Dynamic instability: It’s as bad as it sounds

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If you’ve ever been around the class of racing boats known as speed skiffs, developed along the New Jersey shore, you know that you can hear them coming long before you see them. There’s a lot of exhaust noise, of course, but the distinguishing sound comes from their traditional lapstrake hulls slapping the water, bass-drumming down the waterway.

Suction pressure where the buttocks curve up can cause dynamic roll instability; a spoon under a faucet is a simple way to understand how this suction works.

Jersey speed skiffs alternately rise and fall in a rhythm known as porpoising, named after the classic motion of the bottle-nosed marine mammal. The driver and throttleman sit in an open cockpit behind the engine, above the propeller shaft, with their backs against the transom. That’s the only location where they won’t be beaten to death, quite literally, from the incredible impacts and associated G-forces closer to the bow.

Farther north, Maine-iacs supercharge V-8 engines to race lobster boats, not unlike what Southerners did both afloat and ashore in the rum-running days of Prohibition that led to today’s NASCAR. Although the lobster boats and rum-runners don’t usually porpoise as much as Jersey speed skiffs, they do exhibit other bad behavior, such as broaching, barrel rolling and bow diving.

All three classes of boats share a working heritage and an evolution that led to such problems. The speed skiffs derived from sailing and rowing Sea Bright and Jersey skiffs, double-enders designed to be launched and recovered off the beach. Their tapered sterns were replaced by transoms when gasoline engines came along in the early 20th century, but the mid- and forward sections remained largely unchanged. Lobster boats were originally designed to be powered by low-horsepower engines that drove them at or slightly above displacement speeds. The rum-runners started as open working launches of moderate speed. In all three cases, however, competition — whether racing for bragging rights or to beat the other guy to market or to outrun federal agents — led to speeds the original designers and builders never considered.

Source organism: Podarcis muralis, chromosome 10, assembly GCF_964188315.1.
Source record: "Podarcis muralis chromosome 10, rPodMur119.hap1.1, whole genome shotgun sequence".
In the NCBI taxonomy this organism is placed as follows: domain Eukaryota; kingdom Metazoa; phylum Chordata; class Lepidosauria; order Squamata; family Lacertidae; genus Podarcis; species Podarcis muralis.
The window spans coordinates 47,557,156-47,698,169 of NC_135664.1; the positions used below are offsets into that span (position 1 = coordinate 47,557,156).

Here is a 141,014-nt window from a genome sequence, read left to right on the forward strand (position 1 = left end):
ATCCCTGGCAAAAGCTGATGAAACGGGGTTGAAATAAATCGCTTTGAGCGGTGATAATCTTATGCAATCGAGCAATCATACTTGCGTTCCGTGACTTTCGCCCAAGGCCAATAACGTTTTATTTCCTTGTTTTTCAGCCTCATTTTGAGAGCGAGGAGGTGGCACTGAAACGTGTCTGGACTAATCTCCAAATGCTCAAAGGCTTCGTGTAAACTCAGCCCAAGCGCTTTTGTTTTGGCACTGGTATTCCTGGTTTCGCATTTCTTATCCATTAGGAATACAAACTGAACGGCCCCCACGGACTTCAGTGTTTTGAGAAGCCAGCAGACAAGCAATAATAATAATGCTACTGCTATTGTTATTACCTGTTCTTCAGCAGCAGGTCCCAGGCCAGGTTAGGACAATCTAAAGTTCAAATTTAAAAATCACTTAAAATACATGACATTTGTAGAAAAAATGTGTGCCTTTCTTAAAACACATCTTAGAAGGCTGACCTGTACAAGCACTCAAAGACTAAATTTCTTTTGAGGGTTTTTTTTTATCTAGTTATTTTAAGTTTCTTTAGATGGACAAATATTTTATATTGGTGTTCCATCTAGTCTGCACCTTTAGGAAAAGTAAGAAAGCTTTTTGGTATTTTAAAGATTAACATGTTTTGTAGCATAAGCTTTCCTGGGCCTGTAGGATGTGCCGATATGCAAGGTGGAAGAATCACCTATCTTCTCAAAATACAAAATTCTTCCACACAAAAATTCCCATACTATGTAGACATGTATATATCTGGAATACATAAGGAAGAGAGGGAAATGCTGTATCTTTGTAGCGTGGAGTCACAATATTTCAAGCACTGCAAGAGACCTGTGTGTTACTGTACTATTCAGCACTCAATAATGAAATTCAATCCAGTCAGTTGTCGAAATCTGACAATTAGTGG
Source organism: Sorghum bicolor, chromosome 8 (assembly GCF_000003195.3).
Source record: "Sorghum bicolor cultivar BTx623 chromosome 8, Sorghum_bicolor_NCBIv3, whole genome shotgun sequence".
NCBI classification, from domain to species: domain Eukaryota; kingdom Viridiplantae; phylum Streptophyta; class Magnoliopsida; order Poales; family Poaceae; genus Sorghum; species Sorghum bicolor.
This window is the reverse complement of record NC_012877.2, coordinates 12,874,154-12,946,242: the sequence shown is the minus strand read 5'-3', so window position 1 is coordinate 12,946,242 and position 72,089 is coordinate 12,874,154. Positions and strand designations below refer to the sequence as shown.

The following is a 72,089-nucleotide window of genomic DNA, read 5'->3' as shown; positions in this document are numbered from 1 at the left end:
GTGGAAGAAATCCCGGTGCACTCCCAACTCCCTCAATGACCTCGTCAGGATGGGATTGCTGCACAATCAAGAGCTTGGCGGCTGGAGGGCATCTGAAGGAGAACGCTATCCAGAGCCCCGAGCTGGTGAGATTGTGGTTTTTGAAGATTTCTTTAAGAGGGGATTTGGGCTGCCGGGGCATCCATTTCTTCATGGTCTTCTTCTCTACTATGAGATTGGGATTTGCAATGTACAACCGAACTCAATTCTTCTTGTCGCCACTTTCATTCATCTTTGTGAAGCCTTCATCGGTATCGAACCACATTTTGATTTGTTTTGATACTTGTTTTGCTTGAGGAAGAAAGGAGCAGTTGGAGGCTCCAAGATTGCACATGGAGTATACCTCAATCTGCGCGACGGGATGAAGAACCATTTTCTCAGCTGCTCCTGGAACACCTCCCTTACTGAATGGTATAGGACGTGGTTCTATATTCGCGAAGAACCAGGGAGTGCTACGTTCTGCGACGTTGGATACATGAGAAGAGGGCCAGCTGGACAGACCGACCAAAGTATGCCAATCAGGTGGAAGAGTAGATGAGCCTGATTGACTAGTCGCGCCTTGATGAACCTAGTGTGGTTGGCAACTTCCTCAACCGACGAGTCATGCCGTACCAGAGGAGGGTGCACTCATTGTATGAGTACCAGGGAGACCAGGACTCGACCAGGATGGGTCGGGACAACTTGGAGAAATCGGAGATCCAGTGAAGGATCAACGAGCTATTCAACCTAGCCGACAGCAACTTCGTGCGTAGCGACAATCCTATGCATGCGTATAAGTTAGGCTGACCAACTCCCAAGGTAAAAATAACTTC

With the added horsepower came more weight and often a different center of gravity, as well as increased speed that was sometimes incompatible with those existing hull shapes. And there you have the four causes — more weight, relocated center of gravity, increased speed and incompatible hull shape, sometimes acting alone but more often together — of various bad behaviors underway. These behaviors are collectively known as dynamic instability.

Dynamic instability is a phenomenon that affects not only racing and repurposed working boats, but also many pleasure boats on the market today. Sometimes they come from the factory that way, with the problems not arising until the boat is loaded up by the owner and placed into service. In other cases, an existing boat that was just fine is repowered in search of more speed or has a cockpit added in search of more space, leading to the problem.

In any case, it’s unwise to ignore the symptoms of dynamic instability — the results can be deadly. They are often subtle exaggerations of normal motions, such as roll, pitch and yaw, but in other cases they can appear suddenly and dramatically. Ironically, such motions appear more in calm water than in a seaway, as waves tend to interrupt the buildup of forces necessary to affect the hull to a noticeable extent. On the plus side, this enables you to sense small indicators that something doesn’t seem quite right and do something about it before there’s a casualty.

I first experienced dynamic instability when I was a teenager, on my older brother’s plywood cabin cruiser. Above about 20 knots, she would lay to one side or the other, running on half of the hull bottom between the keel and chine. She could not be brought upright again except by slowing almost to idle speed. I didn’t give it much thought at the time. Frankly, it was my brother’s boat, thus his problem.

A Viking 62 model undergoes tank testing.

Twenty years later, as a professional with a degree in naval architecture, I wasn’t a whole lot more prepared when a large yacht I was aboard decided to “submarine,” literally taking a dive toward the bottom. The water level had passed the foredeck and was climbing up the cabin front and onto the flybridge when the captain finally pulled back the throttle and the boat popped back to the surface, leaving both of us wide-eyed, puzzled and more than a little rattled. This time, it was my problem.

At the time, it was hard to find any published data on dynamic instability as we went in search of a solution. Designers and builders were understandably reluctant to share such information, but a breakthrough came when the Coast Guard, with a new rescue boat, and the Navy, with a new special-ops boat, both experienced significant “anomalies” related to dynamic instability as the boats entered service. Suddenly, there was intensive government research into the problem, with the causes and suggested cures quickly — for such projects — pinpointed and implemented, and published soon thereafter.